1. Buying a first-time home
Saving up for a down payment on a home can prove challenging, but if you have an IRA, you can remove up to $10,000 for a first-time home purchase. If you’re married, and your spouse has his or her own IRA, he or she can do the same so that collectively, you have $20,000 to put toward a home. The 10% early withdrawal penalty won’t apply here as long as you’re a first-time homebuyer, which the IRS actually defines as having not owned a home during the two-year period prior to your withdrawal. But if you owned a home seven years ago, sold it four years ago, and haven’t purchased another one since, you’re good to go.
Furthermore, the home you buy doesn’t have to be for you. You can withdraw that $10,000 from your IRA penalty-free to help a child, grandchild, or parent buy a home as well.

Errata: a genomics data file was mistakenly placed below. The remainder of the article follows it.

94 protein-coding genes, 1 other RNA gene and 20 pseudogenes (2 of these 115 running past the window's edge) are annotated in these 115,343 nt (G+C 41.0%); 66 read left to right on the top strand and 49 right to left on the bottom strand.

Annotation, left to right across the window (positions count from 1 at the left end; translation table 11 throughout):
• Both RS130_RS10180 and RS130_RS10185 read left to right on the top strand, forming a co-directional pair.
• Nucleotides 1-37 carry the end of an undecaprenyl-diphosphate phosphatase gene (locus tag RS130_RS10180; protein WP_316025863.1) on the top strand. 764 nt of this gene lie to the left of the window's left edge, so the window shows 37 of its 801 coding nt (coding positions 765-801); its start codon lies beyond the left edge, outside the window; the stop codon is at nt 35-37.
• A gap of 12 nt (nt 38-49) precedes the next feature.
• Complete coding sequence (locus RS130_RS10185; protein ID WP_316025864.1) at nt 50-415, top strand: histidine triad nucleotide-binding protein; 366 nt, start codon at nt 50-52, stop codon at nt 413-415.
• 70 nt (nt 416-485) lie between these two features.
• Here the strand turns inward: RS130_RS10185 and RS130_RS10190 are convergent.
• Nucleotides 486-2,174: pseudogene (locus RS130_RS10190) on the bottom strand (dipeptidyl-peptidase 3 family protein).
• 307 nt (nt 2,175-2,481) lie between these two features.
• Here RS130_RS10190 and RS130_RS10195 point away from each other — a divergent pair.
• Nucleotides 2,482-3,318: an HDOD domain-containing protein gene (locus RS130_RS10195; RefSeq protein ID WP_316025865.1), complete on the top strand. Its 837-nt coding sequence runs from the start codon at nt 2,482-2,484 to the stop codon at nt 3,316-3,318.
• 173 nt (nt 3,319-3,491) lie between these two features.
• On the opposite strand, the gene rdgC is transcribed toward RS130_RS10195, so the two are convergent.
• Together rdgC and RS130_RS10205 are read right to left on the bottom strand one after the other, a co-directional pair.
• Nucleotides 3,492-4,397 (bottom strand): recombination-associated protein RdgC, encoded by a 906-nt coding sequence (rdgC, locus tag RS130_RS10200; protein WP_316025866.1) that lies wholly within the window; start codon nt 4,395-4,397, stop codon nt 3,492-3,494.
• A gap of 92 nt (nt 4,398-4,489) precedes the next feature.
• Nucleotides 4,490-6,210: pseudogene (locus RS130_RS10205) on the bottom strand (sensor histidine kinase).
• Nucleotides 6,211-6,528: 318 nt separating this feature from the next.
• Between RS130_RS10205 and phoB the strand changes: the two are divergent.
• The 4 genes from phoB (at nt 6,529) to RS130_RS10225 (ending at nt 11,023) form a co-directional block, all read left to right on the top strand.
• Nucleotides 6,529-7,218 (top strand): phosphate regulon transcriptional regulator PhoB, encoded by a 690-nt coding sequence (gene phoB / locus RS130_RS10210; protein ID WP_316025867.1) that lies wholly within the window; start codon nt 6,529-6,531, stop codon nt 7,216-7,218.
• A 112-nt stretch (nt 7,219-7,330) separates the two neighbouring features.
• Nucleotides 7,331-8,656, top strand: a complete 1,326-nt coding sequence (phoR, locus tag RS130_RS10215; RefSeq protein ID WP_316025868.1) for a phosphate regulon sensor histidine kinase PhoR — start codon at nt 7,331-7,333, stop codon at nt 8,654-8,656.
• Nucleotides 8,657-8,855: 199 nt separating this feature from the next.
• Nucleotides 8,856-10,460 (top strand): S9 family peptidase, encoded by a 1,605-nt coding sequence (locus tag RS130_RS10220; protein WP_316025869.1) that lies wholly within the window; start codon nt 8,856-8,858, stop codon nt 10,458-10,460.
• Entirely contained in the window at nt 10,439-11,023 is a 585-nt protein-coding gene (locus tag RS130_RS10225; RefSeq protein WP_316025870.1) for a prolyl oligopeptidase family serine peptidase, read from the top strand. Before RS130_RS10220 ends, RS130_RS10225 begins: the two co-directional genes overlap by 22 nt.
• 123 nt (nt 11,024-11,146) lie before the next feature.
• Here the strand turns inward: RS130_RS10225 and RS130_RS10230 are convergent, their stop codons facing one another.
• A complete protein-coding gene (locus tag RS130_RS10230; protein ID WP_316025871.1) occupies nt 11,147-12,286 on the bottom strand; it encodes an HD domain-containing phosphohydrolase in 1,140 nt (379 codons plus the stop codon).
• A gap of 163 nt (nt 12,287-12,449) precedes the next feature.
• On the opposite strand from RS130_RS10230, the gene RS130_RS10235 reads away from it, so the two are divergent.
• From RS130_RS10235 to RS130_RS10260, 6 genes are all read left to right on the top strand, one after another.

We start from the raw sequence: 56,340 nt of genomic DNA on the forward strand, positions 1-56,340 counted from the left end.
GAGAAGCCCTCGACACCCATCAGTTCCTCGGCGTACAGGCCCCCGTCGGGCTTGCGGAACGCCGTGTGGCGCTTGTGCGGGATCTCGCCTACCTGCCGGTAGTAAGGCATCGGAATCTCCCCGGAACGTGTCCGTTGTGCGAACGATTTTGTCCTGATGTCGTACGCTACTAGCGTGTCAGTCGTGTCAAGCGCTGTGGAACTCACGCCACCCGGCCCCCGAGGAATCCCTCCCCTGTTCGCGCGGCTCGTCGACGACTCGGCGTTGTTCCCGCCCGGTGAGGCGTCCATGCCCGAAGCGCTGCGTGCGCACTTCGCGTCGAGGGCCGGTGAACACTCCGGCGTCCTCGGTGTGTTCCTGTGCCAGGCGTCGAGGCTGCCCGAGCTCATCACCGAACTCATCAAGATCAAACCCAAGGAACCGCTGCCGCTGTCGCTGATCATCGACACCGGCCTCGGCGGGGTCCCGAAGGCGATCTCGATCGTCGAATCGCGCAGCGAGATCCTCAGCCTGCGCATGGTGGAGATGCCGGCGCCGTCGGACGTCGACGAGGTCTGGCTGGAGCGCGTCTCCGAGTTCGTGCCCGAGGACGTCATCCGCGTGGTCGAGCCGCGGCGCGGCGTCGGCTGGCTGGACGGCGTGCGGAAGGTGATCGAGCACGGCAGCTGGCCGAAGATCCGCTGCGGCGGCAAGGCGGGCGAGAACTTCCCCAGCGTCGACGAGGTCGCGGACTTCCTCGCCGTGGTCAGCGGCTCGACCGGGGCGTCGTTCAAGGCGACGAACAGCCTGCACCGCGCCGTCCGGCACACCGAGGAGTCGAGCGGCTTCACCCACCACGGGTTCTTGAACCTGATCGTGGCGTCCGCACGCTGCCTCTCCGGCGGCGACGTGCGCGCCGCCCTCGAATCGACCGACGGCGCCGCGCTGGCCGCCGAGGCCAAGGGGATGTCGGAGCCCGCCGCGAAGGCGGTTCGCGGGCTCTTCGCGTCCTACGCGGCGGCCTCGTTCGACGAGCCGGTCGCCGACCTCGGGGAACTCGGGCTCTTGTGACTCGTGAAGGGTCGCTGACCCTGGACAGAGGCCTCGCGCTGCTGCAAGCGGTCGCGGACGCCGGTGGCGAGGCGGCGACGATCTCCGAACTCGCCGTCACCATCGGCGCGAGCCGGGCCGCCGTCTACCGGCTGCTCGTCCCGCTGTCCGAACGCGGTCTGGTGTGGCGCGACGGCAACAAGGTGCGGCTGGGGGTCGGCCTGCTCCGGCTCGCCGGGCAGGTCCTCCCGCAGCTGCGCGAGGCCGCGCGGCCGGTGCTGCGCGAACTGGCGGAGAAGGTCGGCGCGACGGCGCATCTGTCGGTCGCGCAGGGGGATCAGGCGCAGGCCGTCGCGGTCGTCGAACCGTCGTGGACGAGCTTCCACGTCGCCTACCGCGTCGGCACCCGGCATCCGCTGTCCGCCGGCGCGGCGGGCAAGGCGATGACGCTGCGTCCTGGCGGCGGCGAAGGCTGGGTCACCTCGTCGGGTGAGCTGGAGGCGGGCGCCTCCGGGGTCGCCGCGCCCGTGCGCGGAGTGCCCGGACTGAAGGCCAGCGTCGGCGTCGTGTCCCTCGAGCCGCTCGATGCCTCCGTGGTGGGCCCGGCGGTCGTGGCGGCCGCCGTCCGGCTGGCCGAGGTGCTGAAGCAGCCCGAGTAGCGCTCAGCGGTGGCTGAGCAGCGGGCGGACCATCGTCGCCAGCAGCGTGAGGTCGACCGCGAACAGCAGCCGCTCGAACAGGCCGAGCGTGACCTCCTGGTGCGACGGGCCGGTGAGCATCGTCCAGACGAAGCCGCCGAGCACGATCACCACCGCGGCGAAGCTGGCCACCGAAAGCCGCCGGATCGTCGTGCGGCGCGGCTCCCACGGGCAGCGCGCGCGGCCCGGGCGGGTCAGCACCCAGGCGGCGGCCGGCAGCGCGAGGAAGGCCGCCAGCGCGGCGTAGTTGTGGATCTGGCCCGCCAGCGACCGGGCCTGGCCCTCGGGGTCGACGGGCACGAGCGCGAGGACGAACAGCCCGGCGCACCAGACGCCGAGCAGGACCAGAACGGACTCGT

2. Paying for higher education
College is an expense prospect these days, so if you don’t have savings to pay for it, you can use your IRA instead. The 10% early withdrawal penalty won’t apply if you use that money to pay for qualified education expenses for you, a spouse, or a child. And by “qualified expenses,” we’re talking not just tuition, but supplies, books, fees, and even room and board, provided the student in question is enrolled at least half-time.